his brief career 26 June, 363; and Athanasius re- turned in secret to Alexandria, where he soon re- ceived a document from the new emperor, Jovian, reinstating him once more in liis episcopal functions. His first act was to convene a council which re- affirmed the terms of the Kicene Creed. Early in September he set out for Antioch, bearing a sjmodal letter, in which the pronouncements of this council had been embodied. At Antioch he had an inter- view with the new emperor, who received him gra- ciously and even asked him to prepare an exposition of the orthodox faith. But in the following Febru- ary Jovian died; and in October, 364, Athanasius was once more an exile.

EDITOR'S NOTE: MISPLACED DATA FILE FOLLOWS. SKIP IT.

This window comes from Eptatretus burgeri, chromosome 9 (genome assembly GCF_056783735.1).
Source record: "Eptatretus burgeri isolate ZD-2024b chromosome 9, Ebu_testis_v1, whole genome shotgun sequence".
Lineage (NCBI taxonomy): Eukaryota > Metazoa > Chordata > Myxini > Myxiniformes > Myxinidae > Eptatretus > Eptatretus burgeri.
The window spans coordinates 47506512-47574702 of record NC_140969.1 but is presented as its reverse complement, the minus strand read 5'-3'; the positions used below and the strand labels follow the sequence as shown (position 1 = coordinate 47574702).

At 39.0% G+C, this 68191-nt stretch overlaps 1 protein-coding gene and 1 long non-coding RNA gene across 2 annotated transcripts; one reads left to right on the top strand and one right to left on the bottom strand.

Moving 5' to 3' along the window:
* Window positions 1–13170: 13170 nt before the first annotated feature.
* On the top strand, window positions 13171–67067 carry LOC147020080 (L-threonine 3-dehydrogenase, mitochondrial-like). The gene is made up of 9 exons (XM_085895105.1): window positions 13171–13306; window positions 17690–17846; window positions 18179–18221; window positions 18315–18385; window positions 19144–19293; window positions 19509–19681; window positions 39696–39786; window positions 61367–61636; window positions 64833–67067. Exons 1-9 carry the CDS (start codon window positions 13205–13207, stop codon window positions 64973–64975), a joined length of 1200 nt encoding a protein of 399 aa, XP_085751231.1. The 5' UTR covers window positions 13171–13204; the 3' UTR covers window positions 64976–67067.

With the turn of circunostances that handed over to Valens the control of the East this article has nothing to do; but the accession of that emperor gave a fresh lease of life to the Arian party. He issued a decree banishing the bishops who had been deposed by Constantius, but who had been permitted b}' Jovian to return to their sees. The news created the greatest consternation in the city of Alexandria itself, and the prefect, in order to prevent a serious outbreak, gave public assurance that the very special case of Athanasius would be laid before the emperor. But the saint seems to have divined what was pre- paring in secret against him. He quietly withdrew from Alexandria, 5 October, and took up his abode in a eountrj' house outside the city. It was during this period that he is said to have spent four months in hiding in his father's tomb (Soz., "'Hist. Eccl. ", VI, xii; Soc, "Hist. Eccl.", IV, xii). Valens, who seems to have sincerely dreaded the possible conse- quences of a popular outbreak, gave orders n-ithin a verj' few weeks for the return of Athanasius to his see. And now began that last brief period of com- parative repose which imexpectedlj- terminated his strenuoiis and extraordinary career. He spent his remaining days, characteristically enough, in re- emphasizing the view of the Incarnation which had been defined at Nicsa and which has been substan- tially the faith of the Christian Church from its earliest pronouncement in Scripture down to its last utterance through the lips of Pius X in our own times. "Let what was confessed by the Fathers of Nicsa prevail", he ■nTote to a philosopher-friend and correspondent in the closing years of his life (Epist. Ixxi, ad Max.). That that confession did at last prevail in the various Trinitarian formularies that followed upon that of Nicea was due, humanly speaking, more to his laborious witness than to that of any other champion in the long teachers' roll of Catholicism. By one of those inexplicable ironies that meet us everywhere in human historj-, this man, who had endured exile so often, and risked life itself in defence of what he believed to be the first and most essential tnith of the Catholic creed, died not by violence or in hiding, but peacefully in his own bed. sur- rounded by his clergj' and mourned by the faithful of the see he had served so well. His feast in tlie Roman Calendar is kept on the anniversary of his death.